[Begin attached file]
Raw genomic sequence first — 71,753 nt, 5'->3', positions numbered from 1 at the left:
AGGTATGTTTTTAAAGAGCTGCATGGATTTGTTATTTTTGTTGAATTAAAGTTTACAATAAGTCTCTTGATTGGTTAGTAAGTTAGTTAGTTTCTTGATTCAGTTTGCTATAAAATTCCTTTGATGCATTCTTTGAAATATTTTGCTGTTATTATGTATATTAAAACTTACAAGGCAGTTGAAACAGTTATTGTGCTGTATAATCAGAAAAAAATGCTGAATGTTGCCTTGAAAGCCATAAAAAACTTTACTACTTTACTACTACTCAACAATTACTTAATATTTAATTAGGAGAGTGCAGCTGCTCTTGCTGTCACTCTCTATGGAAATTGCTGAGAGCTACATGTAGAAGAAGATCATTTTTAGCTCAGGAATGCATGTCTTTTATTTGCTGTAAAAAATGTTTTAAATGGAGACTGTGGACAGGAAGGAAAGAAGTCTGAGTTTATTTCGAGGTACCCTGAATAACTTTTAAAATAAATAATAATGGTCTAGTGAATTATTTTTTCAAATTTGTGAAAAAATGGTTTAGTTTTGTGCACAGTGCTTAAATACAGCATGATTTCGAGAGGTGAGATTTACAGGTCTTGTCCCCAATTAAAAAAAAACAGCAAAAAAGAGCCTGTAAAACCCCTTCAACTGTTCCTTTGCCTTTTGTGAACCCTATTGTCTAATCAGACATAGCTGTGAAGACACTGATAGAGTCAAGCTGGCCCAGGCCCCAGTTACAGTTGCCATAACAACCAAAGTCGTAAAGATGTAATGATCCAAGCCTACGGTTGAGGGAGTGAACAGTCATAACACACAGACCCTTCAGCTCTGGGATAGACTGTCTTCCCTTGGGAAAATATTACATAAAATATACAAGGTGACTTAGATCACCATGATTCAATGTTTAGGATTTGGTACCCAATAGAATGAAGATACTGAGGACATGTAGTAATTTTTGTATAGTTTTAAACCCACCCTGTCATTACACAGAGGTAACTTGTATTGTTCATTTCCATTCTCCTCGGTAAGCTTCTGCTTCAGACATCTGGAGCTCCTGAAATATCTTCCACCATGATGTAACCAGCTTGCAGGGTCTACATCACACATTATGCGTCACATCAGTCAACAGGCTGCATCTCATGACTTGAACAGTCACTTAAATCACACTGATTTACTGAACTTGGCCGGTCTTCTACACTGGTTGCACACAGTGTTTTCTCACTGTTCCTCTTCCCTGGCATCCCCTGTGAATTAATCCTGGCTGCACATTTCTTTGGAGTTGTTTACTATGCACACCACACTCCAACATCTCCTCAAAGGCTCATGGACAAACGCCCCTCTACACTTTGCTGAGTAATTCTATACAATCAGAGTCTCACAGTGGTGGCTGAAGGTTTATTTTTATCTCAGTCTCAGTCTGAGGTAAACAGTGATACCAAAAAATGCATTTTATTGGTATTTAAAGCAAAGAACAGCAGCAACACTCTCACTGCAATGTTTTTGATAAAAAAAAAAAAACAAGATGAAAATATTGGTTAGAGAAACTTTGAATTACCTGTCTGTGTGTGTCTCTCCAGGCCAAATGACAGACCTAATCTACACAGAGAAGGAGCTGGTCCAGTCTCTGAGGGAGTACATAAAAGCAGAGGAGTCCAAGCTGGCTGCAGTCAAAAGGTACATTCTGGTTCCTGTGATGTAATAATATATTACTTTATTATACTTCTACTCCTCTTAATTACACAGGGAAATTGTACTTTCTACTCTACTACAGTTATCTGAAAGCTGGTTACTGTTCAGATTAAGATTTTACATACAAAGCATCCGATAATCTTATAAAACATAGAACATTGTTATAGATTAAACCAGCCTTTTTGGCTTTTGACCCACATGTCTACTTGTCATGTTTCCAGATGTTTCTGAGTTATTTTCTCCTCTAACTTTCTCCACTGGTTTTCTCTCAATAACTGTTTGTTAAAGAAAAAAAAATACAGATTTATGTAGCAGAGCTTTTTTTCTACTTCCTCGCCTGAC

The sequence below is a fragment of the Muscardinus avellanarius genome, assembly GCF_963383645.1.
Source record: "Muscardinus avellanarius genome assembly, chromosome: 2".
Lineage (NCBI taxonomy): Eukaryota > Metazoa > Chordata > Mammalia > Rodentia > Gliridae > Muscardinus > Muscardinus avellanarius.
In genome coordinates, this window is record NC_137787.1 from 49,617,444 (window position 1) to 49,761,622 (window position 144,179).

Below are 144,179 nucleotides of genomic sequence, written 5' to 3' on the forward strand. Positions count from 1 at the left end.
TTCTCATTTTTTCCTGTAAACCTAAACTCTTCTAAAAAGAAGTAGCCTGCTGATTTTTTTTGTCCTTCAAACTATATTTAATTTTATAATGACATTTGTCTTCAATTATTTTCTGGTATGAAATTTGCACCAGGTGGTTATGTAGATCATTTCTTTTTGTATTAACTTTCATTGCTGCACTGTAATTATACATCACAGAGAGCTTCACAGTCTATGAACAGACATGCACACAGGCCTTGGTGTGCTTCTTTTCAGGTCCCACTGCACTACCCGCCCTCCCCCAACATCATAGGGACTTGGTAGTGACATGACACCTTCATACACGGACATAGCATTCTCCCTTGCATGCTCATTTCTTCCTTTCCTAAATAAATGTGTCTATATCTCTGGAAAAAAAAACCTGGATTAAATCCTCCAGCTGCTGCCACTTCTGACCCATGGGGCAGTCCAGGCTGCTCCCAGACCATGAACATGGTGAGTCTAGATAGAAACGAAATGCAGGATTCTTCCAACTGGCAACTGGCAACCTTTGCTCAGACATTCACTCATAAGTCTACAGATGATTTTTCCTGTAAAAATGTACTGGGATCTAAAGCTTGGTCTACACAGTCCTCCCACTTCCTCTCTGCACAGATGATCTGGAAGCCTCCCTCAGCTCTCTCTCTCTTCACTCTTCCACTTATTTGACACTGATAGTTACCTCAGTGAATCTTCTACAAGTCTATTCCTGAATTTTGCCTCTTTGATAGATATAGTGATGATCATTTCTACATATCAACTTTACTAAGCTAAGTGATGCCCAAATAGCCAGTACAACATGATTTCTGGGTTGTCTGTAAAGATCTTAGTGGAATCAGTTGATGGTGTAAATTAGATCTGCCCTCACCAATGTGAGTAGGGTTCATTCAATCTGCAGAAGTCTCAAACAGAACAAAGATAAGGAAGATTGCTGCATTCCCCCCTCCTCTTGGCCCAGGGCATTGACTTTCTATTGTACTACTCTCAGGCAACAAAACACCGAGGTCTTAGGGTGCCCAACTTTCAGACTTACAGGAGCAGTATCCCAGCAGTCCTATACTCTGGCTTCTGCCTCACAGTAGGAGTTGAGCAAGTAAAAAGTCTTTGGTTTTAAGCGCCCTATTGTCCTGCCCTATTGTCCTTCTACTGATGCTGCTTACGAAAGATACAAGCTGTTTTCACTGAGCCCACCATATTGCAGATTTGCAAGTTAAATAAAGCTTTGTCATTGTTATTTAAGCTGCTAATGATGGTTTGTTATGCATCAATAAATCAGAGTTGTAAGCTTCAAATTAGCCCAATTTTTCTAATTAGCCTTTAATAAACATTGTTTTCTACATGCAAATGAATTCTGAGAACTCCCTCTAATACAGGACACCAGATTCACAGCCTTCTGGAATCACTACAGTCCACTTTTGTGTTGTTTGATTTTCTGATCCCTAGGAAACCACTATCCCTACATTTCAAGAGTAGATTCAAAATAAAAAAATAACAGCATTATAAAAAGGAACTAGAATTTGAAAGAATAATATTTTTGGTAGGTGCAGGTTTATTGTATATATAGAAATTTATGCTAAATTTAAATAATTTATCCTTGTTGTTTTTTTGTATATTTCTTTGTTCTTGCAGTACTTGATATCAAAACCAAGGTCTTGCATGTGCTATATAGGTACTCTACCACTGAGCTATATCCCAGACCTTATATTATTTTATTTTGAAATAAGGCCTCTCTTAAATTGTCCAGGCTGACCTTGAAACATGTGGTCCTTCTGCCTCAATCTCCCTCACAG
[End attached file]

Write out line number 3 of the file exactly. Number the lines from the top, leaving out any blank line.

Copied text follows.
The sequence below is a fragment of the Muscardinus avellanarius genome, assembly GCF_963383645.1.